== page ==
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Sunday, March 21, 2004 - Page updated at 12:00 A.M.
Rallies mark anniversary of Iraq conflict
Monk and DeLurme are mothers of soldiers stationed in Iraq. While both pray for the safe return of their sons, they spent the day participating in different rallies marking the anniversary of the start of the war, one opposed to U.S. policy in Iraq and one in support of those carrying it out.
Monk, of Sammamish, was among an estimated 4,000 to 5,000 who marched in downtown Seattle in a protest organized by the Church Council of Greater Seattle and Sound Nonviolent Opponents of War. The group gathered at Harvard Avenue and Seneca Street and marched to Pier 62/63 to hear actor Ed Asner and other activists criticize President Bush and his foreign policy for nearly an hour.
"We patriots are here to do what is right instead of what is profitable," Asner told a cheering crowd. "Let us have peace. ... Peace is grander than war."
Also speaking was retired Navy Lt. John Oliveira of Darrington, who last May looked into the cameras of several television networks and defended the war, even though he now says he didn't believe in it.
"I had to tell the American people this information that I felt was not true. My conscience was bothering me," Oliveira said.
"I am proud of my military service," but pitching the war to the media and the communities, he said, was "taking a toll."
After a 21-year naval career, Oliveira, 38, resigned in January, he said, to clear his conscience.
In the crowd, Vicky Monk, echoing the fears of countless military parents, said when she drives home each evening, she fears that an Army car will be waiting in her driveway, and a remorseful soldier will step out and tell her that her only son is dead.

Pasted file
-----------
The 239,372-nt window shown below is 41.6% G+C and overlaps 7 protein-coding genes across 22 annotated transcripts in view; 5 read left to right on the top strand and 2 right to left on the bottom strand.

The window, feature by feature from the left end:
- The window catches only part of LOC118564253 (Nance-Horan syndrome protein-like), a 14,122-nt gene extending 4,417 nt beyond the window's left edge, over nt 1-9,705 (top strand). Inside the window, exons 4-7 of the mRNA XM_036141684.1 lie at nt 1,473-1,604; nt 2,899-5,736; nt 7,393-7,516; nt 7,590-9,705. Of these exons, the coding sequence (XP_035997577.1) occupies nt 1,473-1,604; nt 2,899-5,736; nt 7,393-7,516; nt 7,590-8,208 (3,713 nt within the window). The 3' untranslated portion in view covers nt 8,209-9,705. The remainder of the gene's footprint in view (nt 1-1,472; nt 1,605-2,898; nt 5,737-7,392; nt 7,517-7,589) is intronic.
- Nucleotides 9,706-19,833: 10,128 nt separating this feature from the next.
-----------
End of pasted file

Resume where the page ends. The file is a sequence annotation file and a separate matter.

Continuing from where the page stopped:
It's been almost a year since 20-year-old Spc. Tim Monk of the First Armored Division left for Iraq, and his mother said her anger toward the war hasn't subsided. Neither have the tension-filled reminders that tragedy could unravel her family at any moment.
It's those emotions that drove her to join the Seattle protest.
The event was largely peaceful, according to police, who reported two arrests, one for suspicion of assault (shoving a police officer) and another for obstructing traffic.
Meanwhile, a much smaller but no less spirited group gathered in support of the troops at the Interstate 5 overpass at Exit 122 (Madigan Hospital/Camp Murray) in Pierce County.
Among them was Joyce DeLurme of Snoqualmie, whose son, Army Sgt. Ron DeLurme, 21, is stationed in Iraq.
DeLurme wasn't in favor of her son joining the military. "He was only 17 ... I'm not one of these good patriotic moms who wanted him to go."
Now that he is in Iraq, "I'm proud of him and support what he's doing," she said.
At the rally, someone played "God Bless America" on a trumpet. A few women wore Statue of Liberty crowns. One man dressed as Uncle Sam. And everyone carried flags that billowed in the breeze.
Beneath the overpass, many drivers honked and waved. A truck blasted its horn. A cavalcade of motorcycle riders thundered past, waving. Those in the rally above cheered.
"See how many people wave to us and honk?" said Liz Jackson, an Air Force veteran and one of the rally's organizers. "This is the best poll to tell what America is thinking."
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